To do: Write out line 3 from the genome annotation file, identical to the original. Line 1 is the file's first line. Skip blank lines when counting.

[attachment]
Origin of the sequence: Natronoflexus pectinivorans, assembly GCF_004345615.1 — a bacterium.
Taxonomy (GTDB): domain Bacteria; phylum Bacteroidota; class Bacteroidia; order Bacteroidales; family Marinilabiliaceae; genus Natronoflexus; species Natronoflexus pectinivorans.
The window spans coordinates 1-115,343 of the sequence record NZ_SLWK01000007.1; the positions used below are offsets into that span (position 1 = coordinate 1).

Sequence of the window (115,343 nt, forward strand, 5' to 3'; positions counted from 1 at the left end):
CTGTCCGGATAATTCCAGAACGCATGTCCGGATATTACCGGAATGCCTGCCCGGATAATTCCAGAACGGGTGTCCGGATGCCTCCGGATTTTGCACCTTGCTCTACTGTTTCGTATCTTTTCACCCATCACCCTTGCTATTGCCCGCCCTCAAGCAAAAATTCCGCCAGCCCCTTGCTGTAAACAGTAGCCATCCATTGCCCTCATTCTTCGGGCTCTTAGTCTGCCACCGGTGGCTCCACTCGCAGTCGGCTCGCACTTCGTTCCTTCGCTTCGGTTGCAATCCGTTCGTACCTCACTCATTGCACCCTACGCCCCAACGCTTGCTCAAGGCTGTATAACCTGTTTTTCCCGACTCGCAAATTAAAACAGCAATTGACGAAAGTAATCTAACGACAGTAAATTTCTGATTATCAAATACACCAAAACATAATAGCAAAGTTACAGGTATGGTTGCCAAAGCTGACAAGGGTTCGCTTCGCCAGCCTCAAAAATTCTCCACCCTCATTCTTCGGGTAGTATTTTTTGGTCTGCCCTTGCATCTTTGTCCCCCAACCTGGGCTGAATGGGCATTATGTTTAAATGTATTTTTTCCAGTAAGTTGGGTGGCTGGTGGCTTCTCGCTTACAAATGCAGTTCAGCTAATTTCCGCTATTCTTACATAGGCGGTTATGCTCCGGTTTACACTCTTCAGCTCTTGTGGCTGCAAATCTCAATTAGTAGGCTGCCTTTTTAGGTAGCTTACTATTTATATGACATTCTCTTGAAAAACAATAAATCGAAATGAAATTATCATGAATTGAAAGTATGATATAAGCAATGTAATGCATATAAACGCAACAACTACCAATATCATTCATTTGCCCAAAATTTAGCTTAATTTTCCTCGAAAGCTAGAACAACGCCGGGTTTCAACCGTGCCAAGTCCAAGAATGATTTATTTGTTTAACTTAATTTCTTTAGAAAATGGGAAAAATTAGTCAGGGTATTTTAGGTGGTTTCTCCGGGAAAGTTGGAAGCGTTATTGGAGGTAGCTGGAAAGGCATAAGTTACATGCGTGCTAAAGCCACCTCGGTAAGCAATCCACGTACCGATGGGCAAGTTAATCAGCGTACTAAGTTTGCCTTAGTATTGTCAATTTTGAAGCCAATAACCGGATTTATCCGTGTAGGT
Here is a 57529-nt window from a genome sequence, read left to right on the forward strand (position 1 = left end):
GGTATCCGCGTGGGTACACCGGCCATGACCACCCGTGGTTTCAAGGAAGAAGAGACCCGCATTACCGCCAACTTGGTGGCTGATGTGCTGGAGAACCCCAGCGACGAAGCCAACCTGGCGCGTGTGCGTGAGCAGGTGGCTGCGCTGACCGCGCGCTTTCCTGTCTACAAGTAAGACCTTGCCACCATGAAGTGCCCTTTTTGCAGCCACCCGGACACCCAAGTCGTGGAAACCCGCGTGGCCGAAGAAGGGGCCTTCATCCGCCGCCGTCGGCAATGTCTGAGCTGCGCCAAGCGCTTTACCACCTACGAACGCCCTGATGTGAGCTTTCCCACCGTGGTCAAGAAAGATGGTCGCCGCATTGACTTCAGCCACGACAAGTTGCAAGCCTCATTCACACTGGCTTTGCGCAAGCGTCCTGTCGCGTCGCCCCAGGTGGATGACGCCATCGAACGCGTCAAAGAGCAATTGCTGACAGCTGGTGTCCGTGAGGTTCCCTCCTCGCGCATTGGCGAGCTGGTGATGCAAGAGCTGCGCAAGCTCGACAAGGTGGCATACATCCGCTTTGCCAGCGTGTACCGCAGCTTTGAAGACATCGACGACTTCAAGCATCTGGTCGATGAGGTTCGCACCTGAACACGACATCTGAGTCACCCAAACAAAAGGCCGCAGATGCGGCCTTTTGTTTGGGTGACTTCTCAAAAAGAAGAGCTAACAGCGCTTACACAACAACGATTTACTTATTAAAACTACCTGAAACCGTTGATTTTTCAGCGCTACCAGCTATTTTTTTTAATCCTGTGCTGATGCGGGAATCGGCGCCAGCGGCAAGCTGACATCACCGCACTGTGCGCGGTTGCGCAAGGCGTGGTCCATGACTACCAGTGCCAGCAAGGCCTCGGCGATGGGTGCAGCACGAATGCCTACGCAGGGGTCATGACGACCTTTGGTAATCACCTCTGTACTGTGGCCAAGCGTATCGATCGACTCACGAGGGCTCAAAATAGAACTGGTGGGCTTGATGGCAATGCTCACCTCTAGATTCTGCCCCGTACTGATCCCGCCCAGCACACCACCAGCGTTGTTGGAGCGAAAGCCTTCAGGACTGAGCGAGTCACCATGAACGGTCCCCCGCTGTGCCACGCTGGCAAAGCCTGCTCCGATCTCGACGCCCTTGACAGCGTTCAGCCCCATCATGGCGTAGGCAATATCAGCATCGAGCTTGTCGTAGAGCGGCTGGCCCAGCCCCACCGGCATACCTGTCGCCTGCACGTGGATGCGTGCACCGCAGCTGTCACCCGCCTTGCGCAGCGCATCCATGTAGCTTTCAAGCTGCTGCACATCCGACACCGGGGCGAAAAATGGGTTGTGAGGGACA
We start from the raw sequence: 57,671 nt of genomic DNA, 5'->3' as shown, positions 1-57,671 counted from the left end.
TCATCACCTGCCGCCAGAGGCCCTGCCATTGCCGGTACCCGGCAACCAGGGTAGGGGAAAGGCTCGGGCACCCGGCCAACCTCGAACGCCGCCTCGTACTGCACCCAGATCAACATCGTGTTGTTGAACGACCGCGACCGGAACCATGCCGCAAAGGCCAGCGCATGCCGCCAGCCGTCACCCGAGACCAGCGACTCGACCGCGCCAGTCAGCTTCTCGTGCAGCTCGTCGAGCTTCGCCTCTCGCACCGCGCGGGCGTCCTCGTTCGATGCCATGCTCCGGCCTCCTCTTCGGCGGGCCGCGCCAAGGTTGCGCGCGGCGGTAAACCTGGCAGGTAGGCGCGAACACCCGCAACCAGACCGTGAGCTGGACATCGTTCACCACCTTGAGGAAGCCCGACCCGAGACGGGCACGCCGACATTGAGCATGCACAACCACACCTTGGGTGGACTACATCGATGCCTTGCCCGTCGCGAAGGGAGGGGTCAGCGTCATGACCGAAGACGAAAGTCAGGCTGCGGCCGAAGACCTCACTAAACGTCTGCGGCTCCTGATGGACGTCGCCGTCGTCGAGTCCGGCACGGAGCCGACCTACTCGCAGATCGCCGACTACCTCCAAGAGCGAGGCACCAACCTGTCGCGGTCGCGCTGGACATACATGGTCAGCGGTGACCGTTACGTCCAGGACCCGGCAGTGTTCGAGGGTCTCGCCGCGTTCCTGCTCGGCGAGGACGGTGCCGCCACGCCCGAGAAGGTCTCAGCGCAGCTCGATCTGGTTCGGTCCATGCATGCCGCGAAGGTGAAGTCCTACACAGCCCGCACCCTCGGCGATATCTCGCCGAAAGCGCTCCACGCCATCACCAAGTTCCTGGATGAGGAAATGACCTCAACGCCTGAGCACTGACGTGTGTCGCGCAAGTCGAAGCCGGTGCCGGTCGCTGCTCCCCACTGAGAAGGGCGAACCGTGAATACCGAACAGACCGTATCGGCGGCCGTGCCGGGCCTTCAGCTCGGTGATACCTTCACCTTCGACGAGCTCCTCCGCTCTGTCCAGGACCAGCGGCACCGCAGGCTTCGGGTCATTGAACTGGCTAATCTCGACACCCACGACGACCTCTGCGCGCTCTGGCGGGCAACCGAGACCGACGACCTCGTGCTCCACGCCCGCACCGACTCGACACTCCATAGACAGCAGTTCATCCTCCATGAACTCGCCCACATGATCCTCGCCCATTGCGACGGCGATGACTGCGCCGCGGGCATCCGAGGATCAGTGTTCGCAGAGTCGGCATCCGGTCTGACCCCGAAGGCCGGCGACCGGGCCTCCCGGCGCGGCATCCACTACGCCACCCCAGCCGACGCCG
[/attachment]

The window spans coordinates 1-115,343 of the sequence record NZ_SLWK01000007.1; the positions used below are offsets into that span (position 1 = coordinate 1).